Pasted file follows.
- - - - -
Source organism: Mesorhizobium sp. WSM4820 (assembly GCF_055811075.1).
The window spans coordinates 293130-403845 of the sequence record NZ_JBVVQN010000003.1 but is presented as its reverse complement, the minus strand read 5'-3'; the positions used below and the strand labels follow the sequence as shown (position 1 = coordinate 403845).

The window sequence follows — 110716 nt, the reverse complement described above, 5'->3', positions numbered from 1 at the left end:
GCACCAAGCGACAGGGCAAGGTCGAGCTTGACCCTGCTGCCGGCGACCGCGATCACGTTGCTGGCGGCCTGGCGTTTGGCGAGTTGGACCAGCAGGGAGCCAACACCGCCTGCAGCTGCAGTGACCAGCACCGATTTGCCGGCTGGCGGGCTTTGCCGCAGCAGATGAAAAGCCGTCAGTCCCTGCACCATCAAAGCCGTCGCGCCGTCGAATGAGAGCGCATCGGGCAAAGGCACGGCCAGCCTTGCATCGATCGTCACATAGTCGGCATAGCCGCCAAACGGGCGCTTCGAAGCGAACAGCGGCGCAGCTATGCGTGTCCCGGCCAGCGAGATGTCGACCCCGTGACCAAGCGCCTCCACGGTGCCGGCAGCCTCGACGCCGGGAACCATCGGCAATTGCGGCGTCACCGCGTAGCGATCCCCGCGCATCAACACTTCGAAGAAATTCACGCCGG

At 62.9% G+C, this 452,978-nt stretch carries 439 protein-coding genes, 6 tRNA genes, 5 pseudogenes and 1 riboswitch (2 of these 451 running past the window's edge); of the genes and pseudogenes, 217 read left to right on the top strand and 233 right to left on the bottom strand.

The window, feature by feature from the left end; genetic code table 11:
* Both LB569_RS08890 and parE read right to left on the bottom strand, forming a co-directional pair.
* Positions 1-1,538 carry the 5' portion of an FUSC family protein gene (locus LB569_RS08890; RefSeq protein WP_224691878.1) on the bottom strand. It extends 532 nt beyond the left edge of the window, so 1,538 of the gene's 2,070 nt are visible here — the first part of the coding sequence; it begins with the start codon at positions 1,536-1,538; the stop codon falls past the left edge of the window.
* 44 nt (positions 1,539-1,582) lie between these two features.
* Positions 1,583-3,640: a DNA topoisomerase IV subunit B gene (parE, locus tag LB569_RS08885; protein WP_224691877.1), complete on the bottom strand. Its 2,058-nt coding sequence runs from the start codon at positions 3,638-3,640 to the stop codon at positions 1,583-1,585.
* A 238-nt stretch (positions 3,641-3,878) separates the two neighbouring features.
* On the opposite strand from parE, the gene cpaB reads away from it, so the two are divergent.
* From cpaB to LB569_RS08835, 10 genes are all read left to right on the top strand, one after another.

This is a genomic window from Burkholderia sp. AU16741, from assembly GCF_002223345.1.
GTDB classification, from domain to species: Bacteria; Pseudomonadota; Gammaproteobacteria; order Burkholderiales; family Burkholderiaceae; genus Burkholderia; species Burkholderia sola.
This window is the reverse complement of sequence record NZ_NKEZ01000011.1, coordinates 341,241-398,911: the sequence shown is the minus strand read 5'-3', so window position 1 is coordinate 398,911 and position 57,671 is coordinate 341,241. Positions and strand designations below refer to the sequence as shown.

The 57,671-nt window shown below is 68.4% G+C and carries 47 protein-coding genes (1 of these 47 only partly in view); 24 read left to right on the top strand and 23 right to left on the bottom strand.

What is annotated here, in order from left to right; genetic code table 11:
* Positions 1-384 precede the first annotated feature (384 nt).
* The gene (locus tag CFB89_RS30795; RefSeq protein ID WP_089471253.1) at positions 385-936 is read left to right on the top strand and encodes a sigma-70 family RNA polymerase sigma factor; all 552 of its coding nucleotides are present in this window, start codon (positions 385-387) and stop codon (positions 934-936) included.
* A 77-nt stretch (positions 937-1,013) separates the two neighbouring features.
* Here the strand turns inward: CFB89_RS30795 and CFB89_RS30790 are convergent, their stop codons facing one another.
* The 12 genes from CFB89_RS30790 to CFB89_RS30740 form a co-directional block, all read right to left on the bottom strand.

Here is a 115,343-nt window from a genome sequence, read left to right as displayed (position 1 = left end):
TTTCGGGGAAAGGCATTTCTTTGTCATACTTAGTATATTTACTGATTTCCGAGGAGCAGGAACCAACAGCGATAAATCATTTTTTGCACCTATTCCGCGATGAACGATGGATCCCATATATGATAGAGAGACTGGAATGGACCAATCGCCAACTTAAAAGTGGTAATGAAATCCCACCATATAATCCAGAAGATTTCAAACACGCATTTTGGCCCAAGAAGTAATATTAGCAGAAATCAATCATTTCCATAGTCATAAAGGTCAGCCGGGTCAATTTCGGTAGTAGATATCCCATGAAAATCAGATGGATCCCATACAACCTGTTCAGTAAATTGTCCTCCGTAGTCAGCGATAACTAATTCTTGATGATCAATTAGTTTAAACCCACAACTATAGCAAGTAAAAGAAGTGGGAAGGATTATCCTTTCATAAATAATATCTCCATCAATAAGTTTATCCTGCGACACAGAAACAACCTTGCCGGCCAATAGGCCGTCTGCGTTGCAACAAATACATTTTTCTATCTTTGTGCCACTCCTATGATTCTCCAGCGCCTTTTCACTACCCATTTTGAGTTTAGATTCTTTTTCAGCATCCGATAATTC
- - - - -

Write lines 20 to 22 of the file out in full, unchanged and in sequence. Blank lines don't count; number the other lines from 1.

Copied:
* The gene (locus tag CFB89_RS30795; RefSeq protein ID WP_089471253.1) at positions 385-936 is read left to right on the top strand and encodes a sigma-70 family RNA polymerase sigma factor; all 552 of its coding nucleotides are present in this window, start codon (positions 385-387) and stop codon (positions 934-936) included.
* A 77-nt stretch (positions 937-1,013) separates the two neighbouring features.
* Here the strand turns inward: CFB89_RS30795 and CFB89_RS30790 are convergent, their stop codons facing one another.